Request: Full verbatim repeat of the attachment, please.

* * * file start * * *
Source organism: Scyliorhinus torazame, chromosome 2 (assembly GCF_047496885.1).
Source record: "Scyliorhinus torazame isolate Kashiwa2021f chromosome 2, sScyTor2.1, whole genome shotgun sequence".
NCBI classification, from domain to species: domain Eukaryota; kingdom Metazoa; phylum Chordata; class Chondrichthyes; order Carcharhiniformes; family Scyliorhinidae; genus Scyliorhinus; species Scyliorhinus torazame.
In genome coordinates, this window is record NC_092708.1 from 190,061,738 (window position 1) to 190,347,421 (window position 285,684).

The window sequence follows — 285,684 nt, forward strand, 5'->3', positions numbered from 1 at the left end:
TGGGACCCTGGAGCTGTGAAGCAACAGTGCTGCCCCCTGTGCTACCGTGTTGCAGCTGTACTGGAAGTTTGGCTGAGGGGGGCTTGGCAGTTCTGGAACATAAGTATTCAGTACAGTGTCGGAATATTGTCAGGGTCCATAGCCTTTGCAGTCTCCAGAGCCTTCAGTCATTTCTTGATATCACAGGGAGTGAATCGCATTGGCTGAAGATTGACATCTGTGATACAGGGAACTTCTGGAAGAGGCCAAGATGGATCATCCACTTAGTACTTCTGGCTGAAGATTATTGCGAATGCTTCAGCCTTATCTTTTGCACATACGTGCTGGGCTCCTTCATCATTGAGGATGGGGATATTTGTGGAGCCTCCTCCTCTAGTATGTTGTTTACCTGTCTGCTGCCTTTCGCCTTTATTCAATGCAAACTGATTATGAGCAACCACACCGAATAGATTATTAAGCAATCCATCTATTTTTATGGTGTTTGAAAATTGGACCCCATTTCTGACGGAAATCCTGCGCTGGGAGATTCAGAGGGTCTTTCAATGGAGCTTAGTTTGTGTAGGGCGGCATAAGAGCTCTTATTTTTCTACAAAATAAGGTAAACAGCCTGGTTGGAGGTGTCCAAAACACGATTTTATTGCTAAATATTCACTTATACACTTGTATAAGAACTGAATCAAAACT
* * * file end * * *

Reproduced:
Source organism: Scyliorhinus torazame, chromosome 2 (assembly GCF_047496885.1).
Source record: "Scyliorhinus torazame isolate Kashiwa2021f chromosome 2, sScyTor2.1, whole genome shotgun sequence".
NCBI classification, from domain to species: domain Eukaryota; kingdom Metazoa; phylum Chordata; class Chondrichthyes; order Carcharhiniformes; family Scyliorhinidae; genus Scyliorhinus; species Scyliorhinus torazame.
In genome coordinates, this window is record NC_092708.1 from 190,061,738 (window position 1) to 190,347,421 (window position 285,684).

The window sequence follows — 285,684 nt, forward strand, 5'->3', positions numbered from 1 at the left end:
TGGGACCCTGGAGCTGTGAAGCAACAGTGCTGCCCCCTGTGCTACCGTGTTGCAGCTGTACTGGAAGTTTGGCTGAGGGGGGCTTGGCAGTTCTGGAACATAAGTATTCAGTACAGTGTCGGAATATTGTCAGGGTCCATAGCCTTTGCAGTCTCCAGAGCCTTCAGTCATTTCTTGATATCACAGGGAGTGAATCGCATTGGCTGAAGATTGACATCTGTGATACAGGGAACTTCTGGAAGAGGCCAAGATGGATCATCCACTTAGTACTTCTGGCTGAAGATTATTGCGAATGCTTCAGCCTTATCTTTTGCACATACGTGCTGGGCTCCTTCATCATTGAGGATGGGGATATTTGTGGAGCCTCCTCCTCTAGTATGTTGTTTACCTGTCTGCTGCCTTTCGCCTTTATTCAATGCAAACTGATTATGAGCAACCACACCGAATAGATTATTAAGCAATCCATCTATTTTTATGGTGTTTGAAAATTGGACCCCATTTCTGACGGAAATCCTGCGCTGGGAGATTCAGAGGGTCTTTCAATGGAGCTTAGTTTGTGTAGGGCGGCATAAGAGCTCTTATTTTTCTACAAAATAAGGTAAACAGCCTGGTTGGAGGTGTCCAAAACACGATTTTATTGCTAAATATTCACTTATACACTTGTATAAGAACTGAATCAAAACT